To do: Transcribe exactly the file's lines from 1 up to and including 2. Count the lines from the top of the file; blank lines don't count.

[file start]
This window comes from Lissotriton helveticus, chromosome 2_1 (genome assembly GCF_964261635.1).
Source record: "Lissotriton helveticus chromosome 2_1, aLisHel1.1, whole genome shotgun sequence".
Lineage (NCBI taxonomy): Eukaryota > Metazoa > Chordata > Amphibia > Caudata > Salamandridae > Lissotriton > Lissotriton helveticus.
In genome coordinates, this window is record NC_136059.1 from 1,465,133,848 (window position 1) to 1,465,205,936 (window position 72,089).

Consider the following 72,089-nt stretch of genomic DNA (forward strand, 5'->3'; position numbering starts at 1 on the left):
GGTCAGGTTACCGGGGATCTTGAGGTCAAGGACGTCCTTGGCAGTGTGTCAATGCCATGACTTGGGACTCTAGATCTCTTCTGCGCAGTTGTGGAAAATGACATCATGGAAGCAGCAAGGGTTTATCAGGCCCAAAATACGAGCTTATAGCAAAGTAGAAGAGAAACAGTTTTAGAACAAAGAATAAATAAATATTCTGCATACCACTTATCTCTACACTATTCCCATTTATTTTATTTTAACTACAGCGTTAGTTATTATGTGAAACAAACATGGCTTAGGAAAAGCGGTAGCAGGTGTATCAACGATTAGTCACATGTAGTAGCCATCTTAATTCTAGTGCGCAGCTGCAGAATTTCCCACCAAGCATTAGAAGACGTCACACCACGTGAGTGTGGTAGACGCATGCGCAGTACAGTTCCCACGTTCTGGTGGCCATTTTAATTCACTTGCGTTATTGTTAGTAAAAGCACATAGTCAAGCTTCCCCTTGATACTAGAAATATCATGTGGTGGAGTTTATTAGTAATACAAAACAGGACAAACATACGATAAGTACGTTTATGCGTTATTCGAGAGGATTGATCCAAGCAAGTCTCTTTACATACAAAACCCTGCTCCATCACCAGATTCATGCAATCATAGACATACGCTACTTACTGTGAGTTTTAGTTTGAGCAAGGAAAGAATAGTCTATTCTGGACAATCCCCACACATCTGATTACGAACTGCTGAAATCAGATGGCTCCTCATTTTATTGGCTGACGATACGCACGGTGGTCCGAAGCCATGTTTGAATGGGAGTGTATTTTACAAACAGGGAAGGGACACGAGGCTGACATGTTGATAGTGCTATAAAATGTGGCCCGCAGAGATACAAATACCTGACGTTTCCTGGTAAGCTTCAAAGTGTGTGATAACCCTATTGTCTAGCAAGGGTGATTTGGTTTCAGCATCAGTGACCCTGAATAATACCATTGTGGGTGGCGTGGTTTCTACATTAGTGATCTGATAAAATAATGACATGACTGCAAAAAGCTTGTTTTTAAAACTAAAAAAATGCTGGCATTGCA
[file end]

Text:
This window comes from Lissotriton helveticus, chromosome 2_1 (genome assembly GCF_964261635.1).
Source record: "Lissotriton helveticus chromosome 2_1, aLisHel1.1, whole genome shotgun sequence".